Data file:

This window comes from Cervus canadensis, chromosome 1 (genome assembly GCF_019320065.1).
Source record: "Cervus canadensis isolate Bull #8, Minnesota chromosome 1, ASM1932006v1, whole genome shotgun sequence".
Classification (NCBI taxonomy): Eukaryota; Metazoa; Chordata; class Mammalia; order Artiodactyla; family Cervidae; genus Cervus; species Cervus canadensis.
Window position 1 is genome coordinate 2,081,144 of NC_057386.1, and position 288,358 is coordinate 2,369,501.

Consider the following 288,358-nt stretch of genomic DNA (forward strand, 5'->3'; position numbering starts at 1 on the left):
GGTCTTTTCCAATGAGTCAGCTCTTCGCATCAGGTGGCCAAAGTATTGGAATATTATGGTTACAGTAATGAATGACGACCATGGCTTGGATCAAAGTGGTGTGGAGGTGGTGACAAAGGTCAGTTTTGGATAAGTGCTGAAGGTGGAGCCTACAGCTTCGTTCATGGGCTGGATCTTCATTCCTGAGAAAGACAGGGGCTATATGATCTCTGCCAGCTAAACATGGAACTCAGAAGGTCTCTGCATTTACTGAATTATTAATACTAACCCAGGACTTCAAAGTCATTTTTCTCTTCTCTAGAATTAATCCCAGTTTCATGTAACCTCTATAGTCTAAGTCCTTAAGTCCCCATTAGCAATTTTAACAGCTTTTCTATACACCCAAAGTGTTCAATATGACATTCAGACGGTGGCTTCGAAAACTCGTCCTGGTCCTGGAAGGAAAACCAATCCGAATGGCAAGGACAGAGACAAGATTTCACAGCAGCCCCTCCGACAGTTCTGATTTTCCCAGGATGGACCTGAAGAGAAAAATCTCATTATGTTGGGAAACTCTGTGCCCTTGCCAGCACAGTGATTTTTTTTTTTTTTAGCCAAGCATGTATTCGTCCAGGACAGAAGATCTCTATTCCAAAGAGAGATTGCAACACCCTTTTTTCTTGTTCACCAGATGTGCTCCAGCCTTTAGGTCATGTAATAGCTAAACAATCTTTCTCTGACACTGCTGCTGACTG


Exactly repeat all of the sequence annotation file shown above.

This window comes from Cervus canadensis, chromosome 1 (genome assembly GCF_019320065.1).
Source record: "Cervus canadensis isolate Bull #8, Minnesota chromosome 1, ASM1932006v1, whole genome shotgun sequence".
Classification (NCBI taxonomy): Eukaryota; Metazoa; Chordata; class Mammalia; order Artiodactyla; family Cervidae; genus Cervus; species Cervus canadensis.
Window position 1 is genome coordinate 2,081,144 of NC_057386.1, and position 288,358 is coordinate 2,369,501.

Consider the following 288,358-nt stretch of genomic DNA (forward strand, 5'->3'; position numbering starts at 1 on the left):
GGTCTTTTCCAATGAGTCAGCTCTTCGCATCAGGTGGCCAAAGTATTGGAATATTATGGTTACAGTAATGAATGACGACCATGGCTTGGATCAAAGTGGTGTGGAGGTGGTGACAAAGGTCAGTTTTGGATAAGTGCTGAAGGTGGAGCCTACAGCTTCGTTCATGGGCTGGATCTTCATTCCTGAGAAAGACAGGGGCTATATGATCTCTGCCAGCTAAACATGGAACTCAGAAGGTCTCTGCATTTACTGAATTATTAATACTAACCCAGGACTTCAAAGTCATTTTTCTCTTCTCTAGAATTAATCCCAGTTTCATGTAACCTCTATAGTCTAAGTCCTTAAGTCCCCATTAGCAATTTTAACAGCTTTTCTATACACCCAAAGTGTTCAATATGACATTCAGACGGTGGCTTCGAAAACTCGTCCTGGTCCTGGAAGGAAAACCAATCCGAATGGCAAGGACAGAGACAAGATTTCACAGCAGCCCCTCCGACAGTTCTGATTTTCCCAGGATGGACCTGAAGAGAAAAATCTCATTATGTTGGGAAACTCTGTGCCCTTGCCAGCACAGTGATTTTTTTTTTTTTTAGCCAAGCATGTATTCGTCCAGGACAGAAGATCTCTATTCCAAAGAGAGATTGCAACACCCTTTTTTCTTGTTCACCAGATGTGCTCCAGCCTTTAGGTCATGTAATAGCTAAACAATCTTTCTCTGACACTGCTGCTGACTG